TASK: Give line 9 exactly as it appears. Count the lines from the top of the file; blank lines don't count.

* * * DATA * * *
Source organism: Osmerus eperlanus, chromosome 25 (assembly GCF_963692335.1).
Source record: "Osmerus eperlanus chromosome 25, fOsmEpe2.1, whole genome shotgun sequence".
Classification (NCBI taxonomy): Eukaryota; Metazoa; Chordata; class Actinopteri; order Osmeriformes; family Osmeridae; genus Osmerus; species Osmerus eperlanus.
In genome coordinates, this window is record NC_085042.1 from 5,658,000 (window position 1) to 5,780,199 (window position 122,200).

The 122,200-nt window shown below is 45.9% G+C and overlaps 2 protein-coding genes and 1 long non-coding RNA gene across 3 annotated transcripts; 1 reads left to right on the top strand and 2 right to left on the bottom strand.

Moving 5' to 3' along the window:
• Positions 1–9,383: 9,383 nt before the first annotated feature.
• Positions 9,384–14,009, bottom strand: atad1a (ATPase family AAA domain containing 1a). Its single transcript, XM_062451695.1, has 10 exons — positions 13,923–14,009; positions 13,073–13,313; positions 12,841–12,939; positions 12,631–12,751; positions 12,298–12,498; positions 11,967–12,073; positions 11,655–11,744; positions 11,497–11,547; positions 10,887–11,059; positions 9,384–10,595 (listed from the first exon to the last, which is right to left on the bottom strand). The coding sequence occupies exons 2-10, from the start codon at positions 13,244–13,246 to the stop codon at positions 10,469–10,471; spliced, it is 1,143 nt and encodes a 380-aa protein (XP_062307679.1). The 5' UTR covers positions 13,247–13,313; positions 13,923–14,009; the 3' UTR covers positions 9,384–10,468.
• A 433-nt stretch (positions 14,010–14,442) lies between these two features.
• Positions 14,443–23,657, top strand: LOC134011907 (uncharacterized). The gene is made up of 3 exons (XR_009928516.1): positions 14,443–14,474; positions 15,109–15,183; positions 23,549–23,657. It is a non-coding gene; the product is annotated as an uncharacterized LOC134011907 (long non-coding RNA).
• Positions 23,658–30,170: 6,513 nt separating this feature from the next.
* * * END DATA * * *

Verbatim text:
• A 433-nt stretch (positions 14,010–14,442) lies between these two features.